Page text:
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Last Modified: March 2016
Date Created: May 2011

MPC 00607

ICD-9 295

ICD-10 F20

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Schizophrenia is a condition in the Diagnostic and Statistical Manual Of Mental Disorders Fifth Edition (DSM-5) category of Schizophrenia Spectrum and Other Psychotic Disorders.

The following is a list of terms contained in Criterion A of the Criteria Set for Schizophrenia:

Delusion - a false fixed belief. The content may include a variety of themes:

  • persecutory, e.g., - belief one is being followed
  • referential,e.g., - a passage from a book is specifically directed at oneself
  • religious, e.g.,- belief one is an important religious figure.

Nonbizarre delusions are derived from plausable life experiences (e.g., belief one is under surveillance by the police). Bizarre delusions are clearly implausable (e.g., belief one's internal organs are removed and replaced with someone else's organs).

A belief is not considered to be a delusion if it is reasonable given the context (e.g., belief he or she will be assaulted in a threatening environment).

Hallucination - a sensory experience (sight, touch, sound, smell or taste) that has no basis in external stimulation. In Schizophrenia, auditory hallucinations are the most common (e.g., hearing a voice maintaining a running commentary on the person's behavior or thoughts).

Disorganized Speech - infers the presence of disorganized thinking. Elements may include derailment or loose associations (switching from one topic to another), tangentiality (answers to questions may be obliquely related or completely unrelated), or speech may be incoherent (word salad). Speech content impairment is severe enough to impair communication.

Grossly Disorganized Behavior - may be manifested in a variety of ways (e.g., dressing in an unusual manner, unpredictable and untriggered agitation or catatonic behavior).Catatonic behaviors can be a complete lack of verbal and motor responses (mutism and stupor), maintenance of a rigid, inappropriate or bizarre posture or purposeless or excessive motor activity without obvious cause (catatonic excitement).

Negative symptoms - a diminution or loss of normal functions which account for a substantial portion of the morbidity associated with schizophrenia.

The two negative symptoms which are prominent in schizophrenia are diminished emotional expression and avolition.

Diminished emotional expression is a reduction in nonverbal communication such as facial expression, eye contact or gestures of the head or hands.

Avolition is a decrease in motivation for self-initiated and purposeful activities (e.g., showing little interest in work or social activities).

Other negative symptoms include alogia, anhedonia and asociality.

Alogia is diminished speech output.

Anhedonia is the decreased ability to experience pleasure from current or past experiences.

Asociality is a lack of interest in social interactions.

Criteria Set for Schizophrenia

The Schizophrenia criteria set is derived from the DSM-5.


Criterion A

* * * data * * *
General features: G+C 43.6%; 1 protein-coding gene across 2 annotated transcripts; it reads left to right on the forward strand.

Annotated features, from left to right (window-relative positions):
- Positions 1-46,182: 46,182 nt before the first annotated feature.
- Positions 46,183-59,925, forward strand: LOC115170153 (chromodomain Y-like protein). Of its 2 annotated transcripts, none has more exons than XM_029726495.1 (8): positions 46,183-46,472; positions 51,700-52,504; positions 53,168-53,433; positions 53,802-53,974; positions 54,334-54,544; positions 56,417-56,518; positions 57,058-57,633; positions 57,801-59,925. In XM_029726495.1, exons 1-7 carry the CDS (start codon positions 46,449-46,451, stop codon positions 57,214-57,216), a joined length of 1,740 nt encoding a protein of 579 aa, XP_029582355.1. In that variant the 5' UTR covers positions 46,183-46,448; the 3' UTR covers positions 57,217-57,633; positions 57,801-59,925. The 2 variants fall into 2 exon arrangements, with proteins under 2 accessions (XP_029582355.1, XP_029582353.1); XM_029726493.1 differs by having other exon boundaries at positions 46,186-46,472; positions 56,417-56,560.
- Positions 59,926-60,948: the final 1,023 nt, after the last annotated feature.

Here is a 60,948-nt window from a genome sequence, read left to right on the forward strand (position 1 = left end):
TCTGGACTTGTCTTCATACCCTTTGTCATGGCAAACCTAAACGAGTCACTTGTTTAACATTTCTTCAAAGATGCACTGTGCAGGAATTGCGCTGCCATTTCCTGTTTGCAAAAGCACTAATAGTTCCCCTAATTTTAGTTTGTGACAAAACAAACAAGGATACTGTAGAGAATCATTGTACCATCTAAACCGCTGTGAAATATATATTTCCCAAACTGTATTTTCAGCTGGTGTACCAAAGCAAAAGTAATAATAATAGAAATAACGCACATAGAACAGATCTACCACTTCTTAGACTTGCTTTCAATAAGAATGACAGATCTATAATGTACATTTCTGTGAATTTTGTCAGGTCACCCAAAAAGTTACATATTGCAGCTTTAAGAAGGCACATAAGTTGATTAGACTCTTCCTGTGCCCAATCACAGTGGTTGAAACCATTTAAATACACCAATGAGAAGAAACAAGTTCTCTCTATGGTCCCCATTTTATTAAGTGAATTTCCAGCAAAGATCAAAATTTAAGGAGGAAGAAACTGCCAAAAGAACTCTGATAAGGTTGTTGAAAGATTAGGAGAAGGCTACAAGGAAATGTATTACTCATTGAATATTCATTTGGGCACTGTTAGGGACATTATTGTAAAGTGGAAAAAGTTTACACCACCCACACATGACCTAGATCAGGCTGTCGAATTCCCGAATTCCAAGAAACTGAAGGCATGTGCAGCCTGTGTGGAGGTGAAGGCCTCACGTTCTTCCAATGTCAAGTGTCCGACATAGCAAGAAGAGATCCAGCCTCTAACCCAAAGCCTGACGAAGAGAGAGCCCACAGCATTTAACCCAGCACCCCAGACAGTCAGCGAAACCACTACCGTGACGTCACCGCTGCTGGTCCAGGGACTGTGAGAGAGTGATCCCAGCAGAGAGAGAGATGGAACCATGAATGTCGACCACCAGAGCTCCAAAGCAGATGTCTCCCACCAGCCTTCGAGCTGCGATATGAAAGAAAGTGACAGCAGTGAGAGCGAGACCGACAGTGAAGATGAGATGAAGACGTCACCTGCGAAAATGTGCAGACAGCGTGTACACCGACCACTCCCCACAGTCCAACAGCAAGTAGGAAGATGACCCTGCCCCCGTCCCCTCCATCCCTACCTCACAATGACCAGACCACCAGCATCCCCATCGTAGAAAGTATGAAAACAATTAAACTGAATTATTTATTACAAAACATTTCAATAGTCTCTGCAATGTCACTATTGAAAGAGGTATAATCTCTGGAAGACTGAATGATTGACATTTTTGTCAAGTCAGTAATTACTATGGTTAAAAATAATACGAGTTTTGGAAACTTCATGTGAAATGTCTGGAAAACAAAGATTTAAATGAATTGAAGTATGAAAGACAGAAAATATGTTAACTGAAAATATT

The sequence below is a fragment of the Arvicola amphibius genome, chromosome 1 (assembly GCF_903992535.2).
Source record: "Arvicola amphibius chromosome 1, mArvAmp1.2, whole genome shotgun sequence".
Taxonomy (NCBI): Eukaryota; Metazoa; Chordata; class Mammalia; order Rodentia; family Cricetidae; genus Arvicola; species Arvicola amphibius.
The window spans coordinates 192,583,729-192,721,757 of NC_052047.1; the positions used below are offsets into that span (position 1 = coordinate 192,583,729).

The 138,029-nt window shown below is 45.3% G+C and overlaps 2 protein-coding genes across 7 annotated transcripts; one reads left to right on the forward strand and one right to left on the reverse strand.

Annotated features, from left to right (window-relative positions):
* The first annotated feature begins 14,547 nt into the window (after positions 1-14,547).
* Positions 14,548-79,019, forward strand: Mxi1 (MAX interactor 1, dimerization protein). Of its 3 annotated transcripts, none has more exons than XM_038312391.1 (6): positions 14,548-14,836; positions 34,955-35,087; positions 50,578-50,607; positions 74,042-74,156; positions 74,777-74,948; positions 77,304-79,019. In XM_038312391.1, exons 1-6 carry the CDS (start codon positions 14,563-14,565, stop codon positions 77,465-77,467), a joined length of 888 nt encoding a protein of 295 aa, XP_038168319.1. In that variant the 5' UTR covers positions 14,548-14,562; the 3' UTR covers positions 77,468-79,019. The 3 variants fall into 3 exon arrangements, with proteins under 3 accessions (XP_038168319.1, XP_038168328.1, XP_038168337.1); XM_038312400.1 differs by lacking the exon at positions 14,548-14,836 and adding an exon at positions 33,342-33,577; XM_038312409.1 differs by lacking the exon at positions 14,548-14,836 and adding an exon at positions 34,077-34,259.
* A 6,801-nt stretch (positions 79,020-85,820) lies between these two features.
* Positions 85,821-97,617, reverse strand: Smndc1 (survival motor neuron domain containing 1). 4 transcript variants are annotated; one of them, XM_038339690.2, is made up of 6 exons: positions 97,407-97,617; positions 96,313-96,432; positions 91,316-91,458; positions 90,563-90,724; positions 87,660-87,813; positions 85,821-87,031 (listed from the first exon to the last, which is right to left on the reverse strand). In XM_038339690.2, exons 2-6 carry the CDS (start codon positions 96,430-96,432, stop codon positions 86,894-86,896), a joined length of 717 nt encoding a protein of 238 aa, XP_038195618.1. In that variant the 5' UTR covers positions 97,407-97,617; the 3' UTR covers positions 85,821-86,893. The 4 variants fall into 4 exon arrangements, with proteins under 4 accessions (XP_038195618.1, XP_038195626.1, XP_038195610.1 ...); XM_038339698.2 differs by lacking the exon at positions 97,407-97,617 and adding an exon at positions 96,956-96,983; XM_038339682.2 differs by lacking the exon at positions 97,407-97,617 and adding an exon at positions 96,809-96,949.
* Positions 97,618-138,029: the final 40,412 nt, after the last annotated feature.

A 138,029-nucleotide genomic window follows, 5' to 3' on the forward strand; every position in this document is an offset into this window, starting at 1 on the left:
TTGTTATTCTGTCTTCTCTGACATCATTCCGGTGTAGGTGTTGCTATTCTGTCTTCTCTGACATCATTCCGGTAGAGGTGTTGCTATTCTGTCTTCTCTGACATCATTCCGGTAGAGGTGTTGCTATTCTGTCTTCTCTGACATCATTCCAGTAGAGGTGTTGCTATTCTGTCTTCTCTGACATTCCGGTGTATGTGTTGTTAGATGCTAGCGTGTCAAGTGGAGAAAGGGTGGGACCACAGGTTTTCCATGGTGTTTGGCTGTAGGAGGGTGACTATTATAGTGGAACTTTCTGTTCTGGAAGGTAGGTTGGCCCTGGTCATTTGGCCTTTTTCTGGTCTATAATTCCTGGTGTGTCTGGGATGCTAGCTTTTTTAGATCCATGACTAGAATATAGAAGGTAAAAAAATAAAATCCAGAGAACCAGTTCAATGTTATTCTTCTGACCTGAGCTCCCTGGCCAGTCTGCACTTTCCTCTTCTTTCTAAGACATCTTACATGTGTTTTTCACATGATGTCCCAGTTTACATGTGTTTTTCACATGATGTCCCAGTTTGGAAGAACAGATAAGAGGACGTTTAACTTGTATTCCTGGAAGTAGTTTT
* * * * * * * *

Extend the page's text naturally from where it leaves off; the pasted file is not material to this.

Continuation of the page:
Two (or more) of the following, each present for a significant portion of time during a 1 month period (or less if successfully treated). At least one of these must be (1), (2) or (3):

  1. Delusions.
  2. Hallucinations.
  3. Disorganized speech (e.g., frequent derailment or incoherence).
  4. Grossly disorganized or catatonic behavior.
  5. Negative symptoms (i.e., diminished emotional expression or avolition).

Criterion B

For a significant portion of the time since the onset of the disturbance, level of functioning in one or more major areas, such as work, interpersonal relations, or self-care, is markedly below the level achieved prior to the onset (or when the onset is in childhood or adolescence, there is failure to achieve expected level of interpersonal, academic, or occupational functioning).

Criterion C

Continuous signs of the disturbance persist for at least 6 months. This 6 month period must include at least 1 month of symptoms (or less if successfully treated) that meet Criterion A (i.e., active-phase symptoms) and may include periods of prodromal or residual symptoms. During these prodromal or residual periods, the signs of the disturbance may be manifested by only negative symptoms or two or more symptoms listed in Criterion A present in an attenuated form (e.g., odd beliefs, unusual perceptual experiences).

Criterion D

Schizoaffective and depressive or bipolar disorder with psychotic features have been ruled out because either 1) no major depressive or manic episodes have occurred concurrently with the active-phase symptoms, or 2) if mood episodes have occurred during active-phase symptoms, they have been present for a minority of the total duration of the active and residual periods of the illness.

Criterion E

The disturbance is not attributable to the physiological effects of a substance (e.g., a drug of abuse, a medication) or another medical condition.

Criterion F

If there is a history of autism spectrum disorder or a communication disorder of childhood onset, the additional diagnosis of schizophrenia is made only if prominent delusions or hallucinations, in addition to the other required symptoms of schizophrenia, are also present for at least 1 month (or less if successfully treated).

Diagnostic Standard